The Form I-601 and I-601A waivers are similar, yet, distinct. While the former addresses grounds of inadmissibility, the latter addresses only one ground of inadmissibility: unlawful presence. Get help so you don’t mix them up.
Entry into the United States is dependent on fulfilling certain conditions. Aside these conditions, there are certain grounds that bar access into the U.S. Where a person falls under any ground of inadmissibility, USCIS bars their entry into the United States. This remains firm unless and until an applicant files Form I-601 waiver to waive such grounds.
Think of a waiver as “forgiveness.” You’re admitting that there is something in your background (usually a criminal record, or lying on a previous immigration form) that makes it impossible to get a green card. So you have to prove that not getting your green card will cause extreme hardship to certain family members.
The “problems in your background” are what we mean when we say “ground of inadmissibility.” A waiver cures, or forgives, those grounds of inadmissibility.
However, not all grounds of inadmissibility are forgivable! And even if you qualify to apply for forgiveness, there’s no guarantee it will be forgiven. (Just like applying for admission to a university: just because you are allowed to apply doesn’t mean you’ll be admitted.)
Form I-601 helps secure the waiver of applicable grounds of inadmissibility. However, it is only open to select persons. The categories of persons to whom the Form I-601 applies to include:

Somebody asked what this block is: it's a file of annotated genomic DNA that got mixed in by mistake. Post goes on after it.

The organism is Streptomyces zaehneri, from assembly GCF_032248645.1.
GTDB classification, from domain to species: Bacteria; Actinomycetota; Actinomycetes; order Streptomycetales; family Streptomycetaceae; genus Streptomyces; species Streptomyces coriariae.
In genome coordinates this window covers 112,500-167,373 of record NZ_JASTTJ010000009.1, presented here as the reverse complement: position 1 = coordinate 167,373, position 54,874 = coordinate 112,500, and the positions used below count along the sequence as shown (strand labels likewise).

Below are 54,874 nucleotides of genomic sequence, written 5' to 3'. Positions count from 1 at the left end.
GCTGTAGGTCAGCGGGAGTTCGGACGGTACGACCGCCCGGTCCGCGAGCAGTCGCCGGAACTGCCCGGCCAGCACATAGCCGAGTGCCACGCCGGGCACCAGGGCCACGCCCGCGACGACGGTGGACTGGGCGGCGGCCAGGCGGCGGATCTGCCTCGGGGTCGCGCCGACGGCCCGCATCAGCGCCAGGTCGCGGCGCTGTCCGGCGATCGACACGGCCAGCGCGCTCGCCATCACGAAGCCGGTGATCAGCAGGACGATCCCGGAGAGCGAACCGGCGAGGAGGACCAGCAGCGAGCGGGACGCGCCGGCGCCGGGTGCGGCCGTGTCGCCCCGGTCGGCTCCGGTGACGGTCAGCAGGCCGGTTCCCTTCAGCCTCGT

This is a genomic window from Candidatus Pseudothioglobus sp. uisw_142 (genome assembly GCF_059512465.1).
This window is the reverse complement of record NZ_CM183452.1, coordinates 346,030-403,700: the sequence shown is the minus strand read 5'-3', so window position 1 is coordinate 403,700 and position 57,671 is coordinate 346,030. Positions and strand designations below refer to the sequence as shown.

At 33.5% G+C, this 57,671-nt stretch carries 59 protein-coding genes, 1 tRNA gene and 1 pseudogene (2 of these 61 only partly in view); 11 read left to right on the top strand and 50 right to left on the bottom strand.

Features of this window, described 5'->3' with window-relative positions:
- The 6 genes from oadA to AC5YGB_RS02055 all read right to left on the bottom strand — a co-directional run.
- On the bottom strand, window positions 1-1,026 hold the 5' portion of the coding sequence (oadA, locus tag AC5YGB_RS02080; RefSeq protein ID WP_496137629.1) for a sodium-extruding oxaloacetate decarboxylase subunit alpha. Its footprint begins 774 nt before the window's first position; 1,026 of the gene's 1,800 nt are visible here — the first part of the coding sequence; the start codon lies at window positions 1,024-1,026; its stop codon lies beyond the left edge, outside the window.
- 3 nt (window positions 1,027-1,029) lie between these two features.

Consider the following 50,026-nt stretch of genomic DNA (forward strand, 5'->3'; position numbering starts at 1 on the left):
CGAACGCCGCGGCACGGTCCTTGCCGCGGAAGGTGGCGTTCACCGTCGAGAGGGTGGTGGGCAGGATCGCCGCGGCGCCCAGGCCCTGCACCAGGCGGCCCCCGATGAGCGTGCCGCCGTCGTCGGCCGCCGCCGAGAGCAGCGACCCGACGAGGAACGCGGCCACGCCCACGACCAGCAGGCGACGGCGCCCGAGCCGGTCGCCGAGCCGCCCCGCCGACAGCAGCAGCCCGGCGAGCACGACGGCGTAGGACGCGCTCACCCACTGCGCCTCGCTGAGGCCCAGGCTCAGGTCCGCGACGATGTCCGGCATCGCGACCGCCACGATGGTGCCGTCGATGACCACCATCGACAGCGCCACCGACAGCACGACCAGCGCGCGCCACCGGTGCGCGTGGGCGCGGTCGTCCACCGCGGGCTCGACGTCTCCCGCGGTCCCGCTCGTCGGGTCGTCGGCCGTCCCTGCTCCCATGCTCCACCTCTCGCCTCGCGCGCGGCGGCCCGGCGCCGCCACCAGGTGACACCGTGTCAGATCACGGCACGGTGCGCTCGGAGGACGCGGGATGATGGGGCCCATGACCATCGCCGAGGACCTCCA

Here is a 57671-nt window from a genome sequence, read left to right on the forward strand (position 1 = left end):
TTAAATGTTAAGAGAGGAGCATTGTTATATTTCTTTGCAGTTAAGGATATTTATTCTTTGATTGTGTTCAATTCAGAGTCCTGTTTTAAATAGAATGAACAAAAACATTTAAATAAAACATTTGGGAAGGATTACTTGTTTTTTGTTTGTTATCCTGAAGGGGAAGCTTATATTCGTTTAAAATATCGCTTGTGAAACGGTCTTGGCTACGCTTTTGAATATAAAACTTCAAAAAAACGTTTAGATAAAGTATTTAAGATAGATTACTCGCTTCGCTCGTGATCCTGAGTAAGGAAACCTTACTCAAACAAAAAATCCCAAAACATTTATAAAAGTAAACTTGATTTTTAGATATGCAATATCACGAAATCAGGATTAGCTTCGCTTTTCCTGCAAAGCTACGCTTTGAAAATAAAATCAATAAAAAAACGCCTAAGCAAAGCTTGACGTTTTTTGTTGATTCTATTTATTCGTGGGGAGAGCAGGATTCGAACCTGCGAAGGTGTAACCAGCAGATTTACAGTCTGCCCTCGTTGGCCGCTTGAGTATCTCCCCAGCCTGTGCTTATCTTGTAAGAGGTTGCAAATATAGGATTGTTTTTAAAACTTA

Also known as the Application for Provisional Unlawful Presence Waiver, Form I-601A assists aspiring immigrants who are relatives of U.S. citizens or LPRs. It helps secure a waiver that allows such visa applicants to stay in the U.S. pending their departure for an application for an immigrant visa. (Note: Form I-601A is not used to file for a waiver in conjunction with an I-485; it presumes that the person will have to leave and consular process.)
Form I-601A caters to persons who are ineligible on grounds of unlawful presence, but have relations to a U.S. citizen or LPR.
People in the following categories may file the Form I-601A:
Note: Form I-601A is a standalone application. This means that you cannot file it alongside other Forms. Failure to file the Form alone will lead to rejection, and a repeat of the application process.
Aside from the differing nature of both forms, they differ in terms of their filing fee. While Form I-601 has a filing fee of $930, Form I-601A comes with a filing fee of $630, and further requires a biometric fee of $85, which is not a part of the I-601.
Also, while you can file Form I-601 alongside other applications, you cannot file Form I-601A with other applications.
If you are (or were) in removal (deportation) proceedings, the process for an I-601A is more complicated. You cannot file it without having those proceedings administratively closed, a prospect that has become much more difficult due to changes wrought by the Trump administration.
The process will depend on which federal circuit you’re in. And once an I-601A is approved, the removal proceedings must be terminated. This is complicated! Do not attempt to try to reopen or close your own removal proceedings – this is playing with fire. Call us first and we will advise you.
If you’ve read up to this point, then congratulations! You’ve solved half the problem.
However, be that as it may, a write-up and self help is no substitute for professional legal intervention. Get professional help!
Your case determines what form you’re to fill. To avoid error, rejection and a repetition of the whole process, contact The HMA Law Firm
Schedule an appointment with our excellent immigration attorneys today.